When I was first diagnosed with bipolar disorder, I struggled with getting use to taking meds every day. Just coming down from a hypomanic episode that lasted six years (due to a misdiagnoses and anti-depressants), I’d struggle to remember taking them when I was supposed to, or if I did remember, I couldn’t recall if I’d actually taken them or not.
If you’ve struggled with a similar problem forgetting to take your meds, don’t fret. I’ve gathered nine easy ways to help you remember!
Use a Ziplock Bag
I put all of my meds in a large ziplock bag. I keep them under my bathroom sink until I need to take them. I also leave them by the things I’ll need to get ready for the day, you know, shaving cream, deodorant…that kind of stuff. When I take out those things, I remember to take out my bag of meds since they are all gathered together. I then take my med bag out and put it on my bathroom counter. It stays there until I take my meds and then it goes back under the sink with the other things. This way, if I see the bag on the counter I know I did not take them and if the bag is under the sink, and I have already gotten ready for the day, then I must have taken them. Here are several more suggestions that people have told me about:
Use a Pillbox
It may seem like something your grandma would do, and maybe it is, but there’s a reason pillboxes and organizers are still around. They work! Instead of wondering every day if you took your pills, or trying to figure out when you’re supposed to take what, just take 10 minutes once a week to prepare your pill organizer. It’s easy and rather foolproof once you get the hang of it.
Combine it with a Daily Activity
If you always take your medication when you brush your teeth, brushing your teeth will automatically prompt you to take your pills. I know it sounds pretty easy, but the good news is it is easy! To get started, pick an activity or habit that you do every day, regardless of what else is going on, like drinking coffee, or reading the morning paper. Now, put your pill bottle right beside something you need for this activity and you won’t forget to take your meds.
Set an Alarm
Whether it’s on your watch, your phone, or next to your bed, setting an alarm can be an effective way to remember to take your medications. Just make sure you’ll be around the alarm during medication time; otherwise, not only might you miss your dose, but those you love and live with may get a bit irritated.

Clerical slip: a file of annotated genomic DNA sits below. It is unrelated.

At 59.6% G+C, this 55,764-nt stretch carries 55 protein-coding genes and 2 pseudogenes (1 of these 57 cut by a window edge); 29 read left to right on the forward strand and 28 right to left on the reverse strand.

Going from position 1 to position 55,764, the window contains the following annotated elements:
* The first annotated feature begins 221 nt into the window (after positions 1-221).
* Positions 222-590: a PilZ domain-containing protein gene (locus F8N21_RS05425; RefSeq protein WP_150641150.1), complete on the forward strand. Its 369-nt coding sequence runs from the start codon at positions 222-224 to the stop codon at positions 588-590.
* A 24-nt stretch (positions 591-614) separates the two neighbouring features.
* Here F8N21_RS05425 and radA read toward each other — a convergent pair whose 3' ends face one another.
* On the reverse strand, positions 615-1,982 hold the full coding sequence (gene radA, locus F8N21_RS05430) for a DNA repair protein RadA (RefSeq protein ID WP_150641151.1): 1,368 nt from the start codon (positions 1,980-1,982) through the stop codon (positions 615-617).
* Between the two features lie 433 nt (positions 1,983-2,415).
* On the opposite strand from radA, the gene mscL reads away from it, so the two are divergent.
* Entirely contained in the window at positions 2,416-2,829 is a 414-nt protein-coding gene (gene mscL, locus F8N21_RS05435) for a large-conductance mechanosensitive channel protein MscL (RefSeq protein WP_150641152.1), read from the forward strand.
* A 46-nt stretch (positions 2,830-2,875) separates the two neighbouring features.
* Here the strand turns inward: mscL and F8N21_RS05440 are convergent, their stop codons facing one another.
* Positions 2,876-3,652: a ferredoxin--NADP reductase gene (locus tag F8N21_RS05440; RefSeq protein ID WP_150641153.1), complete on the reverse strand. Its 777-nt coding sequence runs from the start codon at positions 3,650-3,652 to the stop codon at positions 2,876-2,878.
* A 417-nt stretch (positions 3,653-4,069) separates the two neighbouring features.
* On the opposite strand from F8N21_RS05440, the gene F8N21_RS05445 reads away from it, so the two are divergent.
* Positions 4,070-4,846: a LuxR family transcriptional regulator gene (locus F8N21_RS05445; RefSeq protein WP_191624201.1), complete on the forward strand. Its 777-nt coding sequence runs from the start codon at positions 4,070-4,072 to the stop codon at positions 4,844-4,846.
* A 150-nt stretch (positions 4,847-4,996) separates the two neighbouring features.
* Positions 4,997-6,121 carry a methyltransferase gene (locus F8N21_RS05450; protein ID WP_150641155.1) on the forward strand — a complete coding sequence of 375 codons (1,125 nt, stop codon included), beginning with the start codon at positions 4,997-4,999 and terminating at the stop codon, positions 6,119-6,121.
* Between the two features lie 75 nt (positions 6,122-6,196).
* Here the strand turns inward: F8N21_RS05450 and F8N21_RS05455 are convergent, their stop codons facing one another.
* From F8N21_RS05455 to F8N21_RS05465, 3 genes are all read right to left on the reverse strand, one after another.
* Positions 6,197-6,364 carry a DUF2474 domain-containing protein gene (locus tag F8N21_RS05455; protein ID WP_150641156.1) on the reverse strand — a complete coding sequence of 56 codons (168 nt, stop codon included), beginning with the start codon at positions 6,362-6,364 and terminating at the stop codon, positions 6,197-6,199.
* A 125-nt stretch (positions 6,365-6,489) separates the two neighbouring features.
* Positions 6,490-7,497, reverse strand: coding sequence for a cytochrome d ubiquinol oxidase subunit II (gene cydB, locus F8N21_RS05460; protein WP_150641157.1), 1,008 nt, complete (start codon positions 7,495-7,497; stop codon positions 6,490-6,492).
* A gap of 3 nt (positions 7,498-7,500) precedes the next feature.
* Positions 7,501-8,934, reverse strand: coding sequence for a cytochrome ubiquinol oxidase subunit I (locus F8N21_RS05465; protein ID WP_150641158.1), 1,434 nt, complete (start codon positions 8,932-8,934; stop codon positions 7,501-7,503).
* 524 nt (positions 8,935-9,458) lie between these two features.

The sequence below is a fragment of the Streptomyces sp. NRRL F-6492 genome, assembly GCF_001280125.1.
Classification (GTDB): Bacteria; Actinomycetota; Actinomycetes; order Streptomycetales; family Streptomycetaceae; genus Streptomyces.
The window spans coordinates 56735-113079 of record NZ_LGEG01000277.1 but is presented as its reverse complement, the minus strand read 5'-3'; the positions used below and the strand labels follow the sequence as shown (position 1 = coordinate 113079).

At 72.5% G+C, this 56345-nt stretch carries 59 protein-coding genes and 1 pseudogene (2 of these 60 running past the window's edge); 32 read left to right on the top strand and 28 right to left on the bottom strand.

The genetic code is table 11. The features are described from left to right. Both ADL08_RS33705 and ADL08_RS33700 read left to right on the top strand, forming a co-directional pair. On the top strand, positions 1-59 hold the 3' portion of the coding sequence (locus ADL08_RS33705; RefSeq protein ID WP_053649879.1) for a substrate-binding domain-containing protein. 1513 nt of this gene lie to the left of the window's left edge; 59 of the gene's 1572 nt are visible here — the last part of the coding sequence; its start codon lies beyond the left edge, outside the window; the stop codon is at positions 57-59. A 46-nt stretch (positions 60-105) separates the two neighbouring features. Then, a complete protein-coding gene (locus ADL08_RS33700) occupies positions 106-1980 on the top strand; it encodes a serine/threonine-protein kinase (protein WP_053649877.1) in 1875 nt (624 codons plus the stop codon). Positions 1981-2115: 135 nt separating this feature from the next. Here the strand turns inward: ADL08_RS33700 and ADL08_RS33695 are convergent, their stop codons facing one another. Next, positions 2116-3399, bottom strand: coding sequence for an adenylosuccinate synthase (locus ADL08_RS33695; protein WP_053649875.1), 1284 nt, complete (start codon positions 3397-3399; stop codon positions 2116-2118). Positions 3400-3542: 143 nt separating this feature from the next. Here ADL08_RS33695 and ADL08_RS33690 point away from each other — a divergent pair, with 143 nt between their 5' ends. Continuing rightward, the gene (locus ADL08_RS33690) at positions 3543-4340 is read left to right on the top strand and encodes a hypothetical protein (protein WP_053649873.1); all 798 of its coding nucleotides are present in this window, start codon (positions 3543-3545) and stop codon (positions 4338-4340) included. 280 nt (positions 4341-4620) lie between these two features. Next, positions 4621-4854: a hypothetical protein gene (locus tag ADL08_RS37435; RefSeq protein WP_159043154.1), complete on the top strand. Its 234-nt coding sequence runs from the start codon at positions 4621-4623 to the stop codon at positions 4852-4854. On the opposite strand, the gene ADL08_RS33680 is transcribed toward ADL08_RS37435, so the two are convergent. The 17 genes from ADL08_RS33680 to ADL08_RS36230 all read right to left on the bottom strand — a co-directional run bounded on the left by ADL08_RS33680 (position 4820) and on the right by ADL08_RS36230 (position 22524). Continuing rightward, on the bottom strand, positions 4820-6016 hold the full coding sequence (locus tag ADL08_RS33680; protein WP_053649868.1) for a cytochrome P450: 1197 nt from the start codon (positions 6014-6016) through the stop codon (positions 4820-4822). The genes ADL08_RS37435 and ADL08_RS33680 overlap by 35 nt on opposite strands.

Mark the Calendar
An easy and inexpensive way to remember if you took your medication is to use a calendar. It can be a pocket calendar, your Google calendar, or a wall hanger, as long as you use it, it’ll work. Every morning when you take your pills, put a dot on the calendar. Two hours later when you can’t remember if you took them, simply look at the calendar and search for the dot.
There’s an App for That
Actually, there are hundreds, if not thousands, of apps for medication reminders. From basic and free, to bells and whistles, you can find an app that works with you to remember your medications. Available for both iOS and Android, if you’re always on your smart phone, an app may be the way to go.
Say It Out Loud
When you do something everyday, the process becomes a blur. You may think you took your medication while you were drinking your morning coffee, but that may have been yesterday morning. Instead of constantly second guessing yourself, fix your forgetfulness by taking your medication with mindfulness. When you take your pills, look around; see what’s in your hand, on the counter, by the pill bottle. After you’ve taken the pills, say it out loud, “Today’s Wednesday and I took my Lithium.” While it may seem silly, taking the few extra seconds to pay attention and make yourself aware of taking the medication will remind you that you did.
Place a Reminder Card
When you go to bed at night, set up a prepared card on the kitchen table that reminds you to take your meds in the morning. Don’t move the card until the pills are swallowed. After you’re done, put the card away somewhere to make it easy to set up again before bed.
Make it Part of Your Self-Care Regimen
Self-care should be part of everyone’s day, but for those of us with bipolar disorder depression and mania, it’s extremely important. By taking 10 to 15 minutes to yourself every morning, you can plan your day, set positive affirmations, and take your medication. Soon you’ll be starting each day on the right foot!
Living A Great Life With Bipolar Disorder
Living a great life is possible despite your bipolar disorder. I invite you to join our community by subscribing to this blog and by following us on Facebook. Together, we can learn, grow, and support each other to live a great life with bipolar disorder.